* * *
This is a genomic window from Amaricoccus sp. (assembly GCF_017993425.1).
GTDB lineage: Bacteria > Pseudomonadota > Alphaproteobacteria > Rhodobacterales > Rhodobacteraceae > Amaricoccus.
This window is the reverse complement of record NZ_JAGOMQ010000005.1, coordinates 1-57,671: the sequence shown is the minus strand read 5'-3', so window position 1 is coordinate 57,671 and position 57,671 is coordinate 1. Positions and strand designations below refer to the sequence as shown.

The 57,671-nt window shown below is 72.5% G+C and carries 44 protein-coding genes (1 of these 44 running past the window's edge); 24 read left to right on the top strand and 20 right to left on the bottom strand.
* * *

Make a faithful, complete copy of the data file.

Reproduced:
This is a genomic window from Amaricoccus sp. (assembly GCF_017993425.1).
GTDB lineage: Bacteria > Pseudomonadota > Alphaproteobacteria > Rhodobacterales > Rhodobacteraceae > Amaricoccus.
This window is the reverse complement of record NZ_JAGOMQ010000005.1, coordinates 1-57,671: the sequence shown is the minus strand read 5'-3', so window position 1 is coordinate 57,671 and position 57,671 is coordinate 1. Positions and strand designations below refer to the sequence as shown.

The 57,671-nt window shown below is 72.5% G+C and carries 44 protein-coding genes (1 of these 44 running past the window's edge); 24 read left to right on the top strand and 20 right to left on the bottom strand.